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Court says
Jerusalem gay pride must go on

Court says
Jerusalem gay pride must go on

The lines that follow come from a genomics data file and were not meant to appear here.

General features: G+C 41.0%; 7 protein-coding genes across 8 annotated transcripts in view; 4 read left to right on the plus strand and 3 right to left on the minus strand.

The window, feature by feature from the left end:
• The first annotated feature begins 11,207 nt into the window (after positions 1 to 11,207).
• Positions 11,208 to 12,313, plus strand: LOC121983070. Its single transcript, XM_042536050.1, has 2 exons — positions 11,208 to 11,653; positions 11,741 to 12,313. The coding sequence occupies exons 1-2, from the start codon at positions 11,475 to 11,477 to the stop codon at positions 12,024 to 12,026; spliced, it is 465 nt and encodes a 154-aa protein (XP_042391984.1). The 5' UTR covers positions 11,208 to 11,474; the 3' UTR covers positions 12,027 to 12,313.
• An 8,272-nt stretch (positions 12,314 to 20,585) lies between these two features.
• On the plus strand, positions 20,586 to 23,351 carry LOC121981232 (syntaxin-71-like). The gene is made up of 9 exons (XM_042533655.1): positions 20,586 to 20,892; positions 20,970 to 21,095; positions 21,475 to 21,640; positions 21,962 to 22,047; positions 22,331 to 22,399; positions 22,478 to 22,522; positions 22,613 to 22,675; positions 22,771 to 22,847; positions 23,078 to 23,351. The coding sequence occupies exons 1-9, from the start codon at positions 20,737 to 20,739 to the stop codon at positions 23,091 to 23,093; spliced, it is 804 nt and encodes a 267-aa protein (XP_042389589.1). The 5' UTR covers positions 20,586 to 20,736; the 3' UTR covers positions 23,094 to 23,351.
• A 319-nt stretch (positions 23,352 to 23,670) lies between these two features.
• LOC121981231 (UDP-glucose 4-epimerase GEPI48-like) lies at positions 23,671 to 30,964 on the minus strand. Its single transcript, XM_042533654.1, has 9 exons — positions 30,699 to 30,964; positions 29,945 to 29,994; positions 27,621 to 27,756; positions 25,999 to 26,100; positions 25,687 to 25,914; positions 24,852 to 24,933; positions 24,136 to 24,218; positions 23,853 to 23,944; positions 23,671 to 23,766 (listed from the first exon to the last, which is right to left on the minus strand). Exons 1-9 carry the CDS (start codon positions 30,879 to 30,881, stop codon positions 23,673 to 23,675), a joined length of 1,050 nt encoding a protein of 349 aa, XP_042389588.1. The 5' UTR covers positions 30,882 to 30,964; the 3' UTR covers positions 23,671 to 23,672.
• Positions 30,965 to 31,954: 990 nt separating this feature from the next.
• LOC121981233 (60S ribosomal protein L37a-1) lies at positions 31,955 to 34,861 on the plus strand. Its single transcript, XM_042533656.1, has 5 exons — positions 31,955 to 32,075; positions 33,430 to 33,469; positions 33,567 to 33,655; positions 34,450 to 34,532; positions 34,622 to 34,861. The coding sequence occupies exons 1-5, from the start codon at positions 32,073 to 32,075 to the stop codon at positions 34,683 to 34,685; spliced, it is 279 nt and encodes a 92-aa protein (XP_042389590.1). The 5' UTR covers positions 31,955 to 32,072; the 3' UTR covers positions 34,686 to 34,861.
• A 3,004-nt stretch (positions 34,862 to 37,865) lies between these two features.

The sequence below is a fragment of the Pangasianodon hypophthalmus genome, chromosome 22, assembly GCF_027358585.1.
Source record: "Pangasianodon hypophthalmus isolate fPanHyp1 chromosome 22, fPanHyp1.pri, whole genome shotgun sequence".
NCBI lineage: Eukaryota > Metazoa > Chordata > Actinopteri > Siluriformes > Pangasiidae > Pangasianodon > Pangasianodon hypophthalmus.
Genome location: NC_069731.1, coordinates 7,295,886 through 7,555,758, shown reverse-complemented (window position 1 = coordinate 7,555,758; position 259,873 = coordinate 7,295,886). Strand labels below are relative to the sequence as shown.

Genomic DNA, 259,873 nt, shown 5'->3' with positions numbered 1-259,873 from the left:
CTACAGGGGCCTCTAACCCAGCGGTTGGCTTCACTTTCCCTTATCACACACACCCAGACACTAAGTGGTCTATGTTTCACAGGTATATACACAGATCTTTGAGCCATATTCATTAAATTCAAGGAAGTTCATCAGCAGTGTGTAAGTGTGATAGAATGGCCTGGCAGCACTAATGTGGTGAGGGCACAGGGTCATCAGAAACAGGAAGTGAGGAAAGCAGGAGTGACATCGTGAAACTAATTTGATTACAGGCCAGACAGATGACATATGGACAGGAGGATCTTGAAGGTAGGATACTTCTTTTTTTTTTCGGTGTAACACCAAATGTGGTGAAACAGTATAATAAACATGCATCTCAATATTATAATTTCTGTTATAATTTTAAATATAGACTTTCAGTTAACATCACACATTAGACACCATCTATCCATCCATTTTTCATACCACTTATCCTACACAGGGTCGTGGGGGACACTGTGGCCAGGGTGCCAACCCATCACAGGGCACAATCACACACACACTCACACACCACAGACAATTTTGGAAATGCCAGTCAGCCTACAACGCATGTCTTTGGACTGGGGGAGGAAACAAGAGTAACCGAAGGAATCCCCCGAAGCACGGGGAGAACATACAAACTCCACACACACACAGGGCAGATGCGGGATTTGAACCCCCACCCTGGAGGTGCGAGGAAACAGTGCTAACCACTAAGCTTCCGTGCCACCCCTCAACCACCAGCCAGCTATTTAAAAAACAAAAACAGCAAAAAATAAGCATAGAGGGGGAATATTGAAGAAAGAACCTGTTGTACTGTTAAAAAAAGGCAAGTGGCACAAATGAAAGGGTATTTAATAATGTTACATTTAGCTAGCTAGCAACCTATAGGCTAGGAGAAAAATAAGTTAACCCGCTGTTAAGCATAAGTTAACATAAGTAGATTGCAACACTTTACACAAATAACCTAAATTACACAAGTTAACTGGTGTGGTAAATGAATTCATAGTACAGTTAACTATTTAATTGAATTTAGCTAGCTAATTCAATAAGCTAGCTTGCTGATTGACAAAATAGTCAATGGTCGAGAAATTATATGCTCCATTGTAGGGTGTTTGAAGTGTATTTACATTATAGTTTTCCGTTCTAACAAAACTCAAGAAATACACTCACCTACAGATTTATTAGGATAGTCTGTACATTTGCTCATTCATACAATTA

A Jerusalem district court ruled Sunday that local authorities have no right to ban the annual gay pride march, due to take place in the city this week, a legal source told Agence France-Presse. The court said that the municipal council "did not have the right to discriminate against a section of the population because of sexual orientation," the source said. The court also ordered the municipality to pay legal costs of more than $6,000, the news agency reported. On Friday, Israeli interior minister Ofir Pines ordered the municipal council to allow the fourth annual gay pride march to take place in Jerusalem on Thursday. The municipality had expressed opposition to the parade in a letter to organizers, warning it would be "a provocation and upset the sentiments of the wider public who live in or are visiting the city." Since June 2004, the municipality has been headed by Mayor Uri Lupolianski, an Orthodox Jew. Organizers of the "Love Without Borders" parade dismissed the letter and pledged to appeal the municipality's ban to the supreme court. Last month organizers of WorldPride, an international gay pride event also scheduled for Jerusalem, had to postpone it to 2006 from its original date of this August because it would have taken place at the same time as Israel's evacuation of all troops and settlers from the Gaza Strip. With the majority of Israeli police being recruited for the Gaza pullout, the organizers realized there would not be enough forces to ensure the safety of festivalgoers at the event, which has faced fierce opposition from senior Muslim, Christian, and Jewish clerics as well as at the grassroots level.

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